Giving thanks for wattle

Homeowners can easily recycle grass and leaves. But why give city green bins woody trimmings that can be made into borders. Why not use these sticks, whose old world name is "wattle"? Wattle on.

Mr Villaraigosa, rip out that lawn


Occupy LA sign on tree, LA City Hall, October, 2011. No nails used. Photo: Emily Green

Whatever the accomplishments of Occupy L.A. when it finally decamps — or gets evicted — from around City Hall, one positive achievement is already clear: It has killed the lawn.

The Times’ editorial board has harrumphed about the taxpayer expense of replacing one of downtown’s “rare green spaces,” and it worries that the “majestic figs” are at risk. Last week, the Department of Recreation and Parks sent an aggrieved letter to the mayor about signs nailed to trees, broken sprinkler heads and compacted soil. The nails and compacted soil are unfortunate. But really, Rec and Parks is missing the point. Occupy L.A. has given City Hall the chance to walk its talk.

Click here to keep reading my call for climate-appropriate landscaping around LA City Hall in the op-ed pages of the Los

Cheer up. We may die

“The globe experienced its eighth warmest October since record keeping began in 1880,” reported the National Oceanic and Atmospheric Administration today. “Arctic sea ice extent was the second smallest extent on record for October at 23.5 percent below average. Additionally, La Niña conditions strengthened during October 2011. According to NOAA’s Climate Prediction Center, La Niña is expected to continue through the Northern Hemisphere winter.” To keep reading, click here.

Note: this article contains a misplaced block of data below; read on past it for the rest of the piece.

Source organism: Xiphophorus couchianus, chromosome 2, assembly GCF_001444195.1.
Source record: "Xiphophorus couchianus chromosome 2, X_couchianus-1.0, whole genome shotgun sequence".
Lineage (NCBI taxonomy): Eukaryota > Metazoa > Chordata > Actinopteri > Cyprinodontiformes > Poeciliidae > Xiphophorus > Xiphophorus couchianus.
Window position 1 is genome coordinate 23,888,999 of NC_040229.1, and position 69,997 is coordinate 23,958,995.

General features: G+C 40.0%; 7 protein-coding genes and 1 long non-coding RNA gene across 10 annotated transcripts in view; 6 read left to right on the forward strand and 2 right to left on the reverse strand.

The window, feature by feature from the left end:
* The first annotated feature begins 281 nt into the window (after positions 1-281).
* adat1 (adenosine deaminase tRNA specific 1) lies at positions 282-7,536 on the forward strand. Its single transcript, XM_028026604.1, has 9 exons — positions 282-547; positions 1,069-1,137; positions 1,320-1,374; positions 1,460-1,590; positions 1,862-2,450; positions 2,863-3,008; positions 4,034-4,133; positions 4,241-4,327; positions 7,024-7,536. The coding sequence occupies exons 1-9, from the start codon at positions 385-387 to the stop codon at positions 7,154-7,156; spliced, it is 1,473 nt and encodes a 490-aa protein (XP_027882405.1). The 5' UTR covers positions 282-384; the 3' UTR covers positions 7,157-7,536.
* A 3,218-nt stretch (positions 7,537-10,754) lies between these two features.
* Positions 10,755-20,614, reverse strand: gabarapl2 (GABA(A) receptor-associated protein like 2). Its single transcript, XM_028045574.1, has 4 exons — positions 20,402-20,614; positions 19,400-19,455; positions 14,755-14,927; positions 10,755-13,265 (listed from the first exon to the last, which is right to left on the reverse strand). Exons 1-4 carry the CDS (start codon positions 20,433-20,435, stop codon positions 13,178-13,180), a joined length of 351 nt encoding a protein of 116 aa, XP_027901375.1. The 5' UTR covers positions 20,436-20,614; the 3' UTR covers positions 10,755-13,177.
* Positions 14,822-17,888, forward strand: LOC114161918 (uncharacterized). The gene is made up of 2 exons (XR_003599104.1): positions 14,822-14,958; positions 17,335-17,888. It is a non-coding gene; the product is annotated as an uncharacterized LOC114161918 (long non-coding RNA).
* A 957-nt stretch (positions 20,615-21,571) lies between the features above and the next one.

For those of you who missed Bettina Boxall’s characteristically vivid reporting for the Los Angeles Times on the seldom noted dark twin of Southern California water consumption — the vast energy suck required to pump water here from the Colorado River and Sacramento-San Joaquin Delta — click here.

The Dry Garden: A shear education

One of the first things that I wanted to do in my new garden last year was to cut down the persimmon tree at the center of the large backyard. As early rains stripped the last of the leaves from its limbs and crows pecked at a few fruit, it looked less like a tree and more like an accident scene. Had the person who pruned its tangle of stumped and crossed limbs been a maniac? A gaping crack where the main branches met the trunk looked like it had been smote from heaven.

Only catching sight of its last fall leaves at twilight stopped me. A year later, restoring that wounded tree has become one of my passions. After scant fruit last year, this fall the tree — perhaps 10 feet tall and 12 feet wide — has produced so much fruit that I’ve called in friends and told

“Isn’t it true …”

It was a long day yesterday and watching a lawyer for Las Vegas question a water analyst from a California wasn’t supposed to be part of it, until it was. Seldom are courtroom proceedings in real life better than they are on, say, “The Good Wife.” But for the first half of Wednesday, November 9th, 2011, in the on-going Carson City hearings over whether or not to grant a Las Vegas pipeline water from four rural Nevada valleys, reality won.

Appearing for Las Vegas was Steven Sims, a New Mexico-based lawyer better known in California as counsel for the Westlands Water District, the Central Valley corporate farm interest dedicated to overturning the Endangered Species Act the better to siphon massive amounts of water from the Sacramento-San Joaquin Bay Delta without regard to water needs of fish.

Appearing as an expert witness for opponents of the pipeline was Peter Gleick

keep looking »